Recent rumors of a lower-priced Nook Tablet have turned into reality as Barnes & Noble announced a $199 tablet on Tuesday. The lower-priced model is nearly identical to the current $249 Nook Tablet; the only differences are internal as the slate has half of the memory and storage of the current model. Barnes & Noble also dropped the price of its Nook Color from $199 to $169.
The $199 Nook Tablet comes with 8 GB of storage capacity and 512 MB of RAM; both of which are half that of the $249 model. However, the cheaper tablet retains the same display, processor and quoted 11.5 hour battery life. Clearly, this less expensive version is Barnes & Noble’s way of competing against its primary competition: Amazon’s Kindle Fire, which is also priced at $199.
Thanks to low prices, the Nook and Kindle Fire accounted for a whopping 21 percent of the overall tablet market in the final quarter of 2011. But Amazon took two-thirds of that 21 percent, meaning Kindle Fires outsold Nook Tablets by a margin of 2 to 1. The $199 price-tag of the Fire may have contributed as Amazon offered a lower-priced device, but that’s not the whole story.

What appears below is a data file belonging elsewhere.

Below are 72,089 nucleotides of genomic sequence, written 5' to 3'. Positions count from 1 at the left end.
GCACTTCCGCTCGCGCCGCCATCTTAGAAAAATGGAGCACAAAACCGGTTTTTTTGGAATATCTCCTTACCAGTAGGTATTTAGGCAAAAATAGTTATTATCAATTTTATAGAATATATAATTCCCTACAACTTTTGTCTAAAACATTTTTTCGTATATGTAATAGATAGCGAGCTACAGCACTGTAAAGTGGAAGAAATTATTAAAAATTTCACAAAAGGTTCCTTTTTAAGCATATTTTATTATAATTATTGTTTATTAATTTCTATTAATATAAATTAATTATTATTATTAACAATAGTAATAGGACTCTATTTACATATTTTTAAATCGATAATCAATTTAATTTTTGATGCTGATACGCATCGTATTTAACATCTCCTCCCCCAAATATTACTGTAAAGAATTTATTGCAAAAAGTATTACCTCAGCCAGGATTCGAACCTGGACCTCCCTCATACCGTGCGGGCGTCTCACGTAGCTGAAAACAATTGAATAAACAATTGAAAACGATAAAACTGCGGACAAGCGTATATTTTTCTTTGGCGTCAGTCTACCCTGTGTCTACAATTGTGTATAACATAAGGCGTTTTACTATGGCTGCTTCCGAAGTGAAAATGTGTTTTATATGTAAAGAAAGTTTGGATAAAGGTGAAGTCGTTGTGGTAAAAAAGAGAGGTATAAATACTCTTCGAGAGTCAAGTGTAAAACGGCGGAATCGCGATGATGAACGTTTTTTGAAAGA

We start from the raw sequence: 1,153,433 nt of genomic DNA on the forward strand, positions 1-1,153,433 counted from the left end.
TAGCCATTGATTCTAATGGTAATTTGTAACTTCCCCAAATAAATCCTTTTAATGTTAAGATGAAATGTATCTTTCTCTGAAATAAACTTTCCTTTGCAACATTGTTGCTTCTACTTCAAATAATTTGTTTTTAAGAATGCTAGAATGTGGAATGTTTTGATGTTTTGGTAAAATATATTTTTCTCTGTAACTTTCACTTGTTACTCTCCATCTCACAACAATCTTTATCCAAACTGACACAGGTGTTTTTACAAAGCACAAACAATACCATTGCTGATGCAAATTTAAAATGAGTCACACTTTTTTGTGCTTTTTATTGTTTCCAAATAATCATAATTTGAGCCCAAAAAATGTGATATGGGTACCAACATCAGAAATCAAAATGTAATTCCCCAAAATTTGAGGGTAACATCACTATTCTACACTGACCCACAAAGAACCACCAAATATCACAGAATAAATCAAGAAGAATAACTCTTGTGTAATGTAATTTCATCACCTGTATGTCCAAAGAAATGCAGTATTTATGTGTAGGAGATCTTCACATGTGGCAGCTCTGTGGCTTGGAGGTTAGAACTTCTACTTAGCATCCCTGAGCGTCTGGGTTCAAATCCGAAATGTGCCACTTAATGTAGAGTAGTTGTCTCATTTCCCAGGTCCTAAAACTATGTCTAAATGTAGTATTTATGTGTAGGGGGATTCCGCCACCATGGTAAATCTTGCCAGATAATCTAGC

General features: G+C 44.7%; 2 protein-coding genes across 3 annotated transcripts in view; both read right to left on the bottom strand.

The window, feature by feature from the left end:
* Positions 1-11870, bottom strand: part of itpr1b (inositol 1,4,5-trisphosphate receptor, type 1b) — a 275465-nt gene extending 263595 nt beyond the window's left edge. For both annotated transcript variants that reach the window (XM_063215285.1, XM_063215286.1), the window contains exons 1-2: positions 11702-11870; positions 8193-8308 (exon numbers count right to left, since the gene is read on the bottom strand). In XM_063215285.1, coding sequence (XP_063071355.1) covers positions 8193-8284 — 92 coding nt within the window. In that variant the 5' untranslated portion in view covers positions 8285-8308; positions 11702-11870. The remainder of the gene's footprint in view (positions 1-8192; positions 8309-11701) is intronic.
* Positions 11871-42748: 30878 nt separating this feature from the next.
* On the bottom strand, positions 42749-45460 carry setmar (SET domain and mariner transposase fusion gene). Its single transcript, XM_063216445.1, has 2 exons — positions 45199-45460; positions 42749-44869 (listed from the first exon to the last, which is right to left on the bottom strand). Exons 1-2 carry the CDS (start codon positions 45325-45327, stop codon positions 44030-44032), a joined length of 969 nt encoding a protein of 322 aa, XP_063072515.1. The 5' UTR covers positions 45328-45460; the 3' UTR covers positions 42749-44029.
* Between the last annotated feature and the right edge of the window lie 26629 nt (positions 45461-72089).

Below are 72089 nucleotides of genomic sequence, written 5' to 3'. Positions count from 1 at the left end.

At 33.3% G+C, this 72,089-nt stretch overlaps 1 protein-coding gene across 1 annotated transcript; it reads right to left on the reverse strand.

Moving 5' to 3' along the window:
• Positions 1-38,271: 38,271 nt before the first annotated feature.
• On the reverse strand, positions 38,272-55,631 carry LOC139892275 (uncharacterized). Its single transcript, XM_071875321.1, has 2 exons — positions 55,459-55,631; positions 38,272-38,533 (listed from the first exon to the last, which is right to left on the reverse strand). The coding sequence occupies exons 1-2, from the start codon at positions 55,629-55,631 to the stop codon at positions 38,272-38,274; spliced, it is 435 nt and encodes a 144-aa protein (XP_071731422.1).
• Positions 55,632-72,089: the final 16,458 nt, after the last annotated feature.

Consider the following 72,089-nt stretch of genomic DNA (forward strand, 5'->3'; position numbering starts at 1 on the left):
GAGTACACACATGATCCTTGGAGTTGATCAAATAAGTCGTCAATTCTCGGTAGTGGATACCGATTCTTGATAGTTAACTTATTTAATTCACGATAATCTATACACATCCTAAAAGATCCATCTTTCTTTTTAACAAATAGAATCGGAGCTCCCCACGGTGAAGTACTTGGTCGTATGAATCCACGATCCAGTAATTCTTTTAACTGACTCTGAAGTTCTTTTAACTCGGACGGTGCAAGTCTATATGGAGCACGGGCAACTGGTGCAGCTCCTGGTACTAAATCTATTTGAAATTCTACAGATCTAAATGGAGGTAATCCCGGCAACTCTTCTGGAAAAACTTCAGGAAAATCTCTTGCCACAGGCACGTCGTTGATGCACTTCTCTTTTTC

Even at the same $199 price, Amazon’s Kindle Fire is still likely to outsell the Nook Tablet because Amazon offers a stronger ecosystem. Both slates have curated app stores and their own virtual shelves of digital books and magazines, but Amazon also has a store for digital music and videos. Barnes & Noble is completely reliant upon third-party services such as Netflix, Hulu Plus, Flixster, Pandora, Rhapsody, Grooveshark and MOG. Plus, the Kindle Fire is a window to the endless mall of physical goods that Amazon sells.
The Nook Tablet is a great device — see my review here — and at $199 will surely get more looks from consumers, especially those that prefer the overall hardware. But for now, the Nook Tablet needs more than a price cut to heat up the competition because price alone isn’t good enough to become a leader in today’s tablet market.